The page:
The mistake: I got several short rides down to Rock Springs in southern-western Wyoming. While walking across Rock Springs I came to a ravine. My options were either to walk 3 miles out of my way to cross the ravine over a bridge and then I could hitch, or to cross the ravine. I choose the ravine, which ended up being a mistake. Now and then while hitch hiking you will make mistakes; it is inevitable and we are human. It is what you do with that mistake; how you react.

I took off my socks and shoes to cross the 15 foot wide stream. It was only a foot deep with water but two steps into it and I found out that I was sinking into the soft muddy bottom. I got back out took off my pants to keep them from getting muddy and then carefully tried again. I sank in slowly as the muddy quicksand pulled me down. I slowly countered maintaining strict focus, to trip and fall in there would mean I would need a hotel room to clean up. Every laborious step would slowly sink from 1 foot under to 3 feet down. The water came up to mid-thigh. I finally got through covered in an oily black quagmire from my knees down. I spent the next 15 minutes carefully rubbing dirt on the muck and then using my drinking water to clean up. Finally, I was clean again. I should have avoided the hindering chasm, but, after crawling out of the mire I had learned, cleaned myself up, and was ready for some more hitchin'.

15 miles later in the middle of nowhere ... night was coming on I used juniper berries and branches to make a nice box spring on the surrounding wet muddy sand, my ground pad on this gave me a wonderful night sleep with a lush juniper aroma, and prevented the mud from coming into contact with me.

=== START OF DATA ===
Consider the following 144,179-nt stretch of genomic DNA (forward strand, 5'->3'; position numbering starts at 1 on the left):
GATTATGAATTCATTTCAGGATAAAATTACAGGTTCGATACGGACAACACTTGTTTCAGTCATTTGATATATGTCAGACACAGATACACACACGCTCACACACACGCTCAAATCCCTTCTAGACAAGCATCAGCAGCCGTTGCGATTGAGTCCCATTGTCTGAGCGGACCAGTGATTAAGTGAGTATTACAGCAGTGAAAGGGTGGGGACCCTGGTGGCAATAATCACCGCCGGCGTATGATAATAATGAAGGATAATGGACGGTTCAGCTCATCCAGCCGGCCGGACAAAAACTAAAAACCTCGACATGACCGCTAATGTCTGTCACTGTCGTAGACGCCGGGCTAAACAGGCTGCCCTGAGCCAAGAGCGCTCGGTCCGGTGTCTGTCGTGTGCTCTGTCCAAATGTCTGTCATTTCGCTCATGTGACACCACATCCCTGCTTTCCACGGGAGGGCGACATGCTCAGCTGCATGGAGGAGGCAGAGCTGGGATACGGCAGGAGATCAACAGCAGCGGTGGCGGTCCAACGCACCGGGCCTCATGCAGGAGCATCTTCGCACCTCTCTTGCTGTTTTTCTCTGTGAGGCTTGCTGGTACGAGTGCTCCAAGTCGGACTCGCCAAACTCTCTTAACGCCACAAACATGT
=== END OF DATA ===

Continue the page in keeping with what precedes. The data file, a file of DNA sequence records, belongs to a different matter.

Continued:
The next day proved grand as I quickly got a break from Rod an awesome gent who drove me 300+ miles to Montrose.

I waited on the edge of town; all I needed was one ride more, back home to Gunnison. I was giddy. 10 minutes later and I saw Gifford, who owns Triple Cross Towing. I know Gifford from college and church. If you are ever in need of a tow give him a call at (970) 641-5111. He gave me the final leg of the journey.

While on the road you are faced with many questions while hitching and if done properly you will answer them in a wholesome quick manner optimizing your chances of a pickup. Patience, yet knowing when to act… fine line. When out on the open road don’t tour… Travel, learn, make the most of it, and enjoy the ride as well as the silent serenity from solitude.

Travel well!

1 comment:

  1. Tim - Just found your website. Thanks for the hitchin' tips. I used to hitch a ton in Europe, where it seems a little more accepted than in the US these days. Anyway, those road-trips back in the 90s were some of the best times I ever had, and offered an amazing sense of freedom. Glad to hear it can still be done safely here in the US.

    Keep up the good work with your running, writing and adventures. Hope to see you at some local races in the near future.